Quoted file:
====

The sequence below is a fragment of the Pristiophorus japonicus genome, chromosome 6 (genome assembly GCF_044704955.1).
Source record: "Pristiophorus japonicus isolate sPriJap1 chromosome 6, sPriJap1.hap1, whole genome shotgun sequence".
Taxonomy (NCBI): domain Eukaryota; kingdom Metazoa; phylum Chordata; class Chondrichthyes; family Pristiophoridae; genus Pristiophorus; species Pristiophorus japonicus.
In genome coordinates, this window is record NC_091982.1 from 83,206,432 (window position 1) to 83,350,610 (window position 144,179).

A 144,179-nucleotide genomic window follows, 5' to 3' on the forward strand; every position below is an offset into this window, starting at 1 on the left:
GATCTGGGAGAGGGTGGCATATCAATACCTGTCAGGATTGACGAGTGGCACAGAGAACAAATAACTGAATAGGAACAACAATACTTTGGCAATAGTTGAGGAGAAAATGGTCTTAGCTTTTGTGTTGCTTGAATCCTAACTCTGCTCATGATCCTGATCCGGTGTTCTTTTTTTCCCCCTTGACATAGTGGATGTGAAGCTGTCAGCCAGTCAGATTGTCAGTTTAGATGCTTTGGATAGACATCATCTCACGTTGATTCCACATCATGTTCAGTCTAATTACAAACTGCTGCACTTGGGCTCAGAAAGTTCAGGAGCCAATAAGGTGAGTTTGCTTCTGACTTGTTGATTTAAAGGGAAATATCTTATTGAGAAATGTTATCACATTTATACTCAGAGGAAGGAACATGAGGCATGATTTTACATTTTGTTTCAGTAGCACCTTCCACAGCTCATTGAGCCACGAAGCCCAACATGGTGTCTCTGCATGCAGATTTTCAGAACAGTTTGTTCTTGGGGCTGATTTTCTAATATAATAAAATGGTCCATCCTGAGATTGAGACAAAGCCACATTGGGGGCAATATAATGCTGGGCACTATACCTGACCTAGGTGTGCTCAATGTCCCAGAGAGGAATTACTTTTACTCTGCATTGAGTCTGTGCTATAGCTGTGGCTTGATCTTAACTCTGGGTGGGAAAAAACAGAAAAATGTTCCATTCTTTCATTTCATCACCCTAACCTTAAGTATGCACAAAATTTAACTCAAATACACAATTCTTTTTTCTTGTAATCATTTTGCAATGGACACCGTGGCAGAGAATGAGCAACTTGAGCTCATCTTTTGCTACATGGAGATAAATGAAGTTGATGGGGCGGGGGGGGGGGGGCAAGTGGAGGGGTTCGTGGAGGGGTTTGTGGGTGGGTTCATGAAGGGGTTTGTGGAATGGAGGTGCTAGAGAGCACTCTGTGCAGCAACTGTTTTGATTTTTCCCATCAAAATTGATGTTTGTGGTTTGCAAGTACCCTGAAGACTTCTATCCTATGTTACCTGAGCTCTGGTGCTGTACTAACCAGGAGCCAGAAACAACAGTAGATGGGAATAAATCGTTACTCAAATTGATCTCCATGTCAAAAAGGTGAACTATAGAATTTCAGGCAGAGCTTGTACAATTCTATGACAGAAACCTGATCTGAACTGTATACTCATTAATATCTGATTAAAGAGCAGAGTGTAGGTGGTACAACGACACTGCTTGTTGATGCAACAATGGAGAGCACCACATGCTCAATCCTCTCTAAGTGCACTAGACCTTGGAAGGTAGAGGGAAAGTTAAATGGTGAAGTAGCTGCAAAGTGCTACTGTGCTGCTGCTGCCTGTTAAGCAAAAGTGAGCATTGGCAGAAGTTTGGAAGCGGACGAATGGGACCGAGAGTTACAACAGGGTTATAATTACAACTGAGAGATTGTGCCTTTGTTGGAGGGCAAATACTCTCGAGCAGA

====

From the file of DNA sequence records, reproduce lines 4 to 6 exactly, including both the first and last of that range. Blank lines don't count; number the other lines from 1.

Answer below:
In genome coordinates, this window is record NC_091982.1 from 83,206,432 (window position 1) to 83,350,610 (window position 144,179).

A 144,179-nucleotide genomic window follows, 5' to 3' on the forward strand; every position below is an offset into this window, starting at 1 on the left:
GATCTGGGAGAGGGTGGCATATCAATACCTGTCAGGATTGACGAGTGGCACAGAGAACAAATAACTGAATAGGAACAACAATACTTTGGCAATAGTTGAGGAGAAAATGGTCTTAGCTTTTGTGTTGCTTGAATCCTAACTCTGCTCATGATCCTGATCCGGTGTTCTTTTTTTCCCCCTTGACATAGTGGATGTGAAGCTGTCAGCCAGTCAGATTGTCAGTTTAGATGCTTTGGATAGACATCATCTCACGTTGATTCCACATCATGTTCAGTCTAATTACAAACTGCTGCACTTGGGCTCAGAAAGTTCAGGAGCCAATAAGGTGAGTTTGCTTCTGACTTGTTGATTTAAAGGGAAATATCTTATTGAGAAATGTTATCACATTTATACTCAGAGGAAGGAACATGAGGCATGATTTTACATTTTGTTTCAGTAGCACCTTCCACAGCTCATTGAGCCACGAAGCCCAACATGGTGTCTCTGCATGCAGATTTTCAGAACAGTTTGTTCTTGGGGCTGATTTTCTAATATAATAAAATGGTCCATCCTGAGATTGAGACAAAGCCACATTGGGGGCAATATAATGCTGGGCACTATACCTGACCTAGGTGTGCTCAATGTCCCAGAGAGGAATTACTTTTACTCTGCATTGAGTCTGTGCTATAGCTGTGGCTTGATCTTAACTCTGGGTGGGAAAAAACAGAAAAATGTTCCATTCTTTCATTTCATCACCCTAACCTTAAGTATGCACAAAATTTAACTCAAATACACAATTCTTTTTTCTTGTAATCATTTTGCAATGGACACCGTGGCAGAGAATGAGCAACTTGAGCTCATCTTTTGCTACATGGAGATAAATGAAGTTGATGGGGCGGGGGGGGGGGGGCAAGTGGAGGGGTTCGTGGAGGGGTTTGTGGGTGGGTTCATGAAGGGGTTTGTGGAATGGAGGTGCTAGAGAGCACTCTGTGCAGCAACTGTTTTGATTTTTCCCATCAAAATTGATGTTTGTGGTTTGCAAGTACCCTGAAGACTTCTATCCTATGTTACCTGAGCTCTGGTGCTGTACTAACCAGGAGCCAGAAACAACAGTAGATGGGAATAAATCGTTACTCAAATTGATCTCCATGTCAAAAAGGTGAACTATAGAATTTCAGGCAGAGCTTGTACAATTCTATGACAGAAACCTGATCTGAACTGTATACTCATTAATATCTGATTAAAGAGCAGAGTGTAGGTGGTACAACGACACTGCTTGTTGATGCAACAATGGAGAGCACCACATGCTCAATCCTCTCTAAGTGCACTAGACCTTGGAAGGTAGAGGGAAAGTTAAATGGTGAAGTAGCTGCAAAGTGCTACTGTGCTGCTGCTGCCTGTTAAGCAAAAGTGAGCATTGGCAGAAGTTTGGAAGCGGACGAATGGGACCGAGAGTTACAACAGGGTTATAATTACAACTGAGAGATTGTGCCTTTGTTGGAGGGCAAATACTCTCGAGCAGA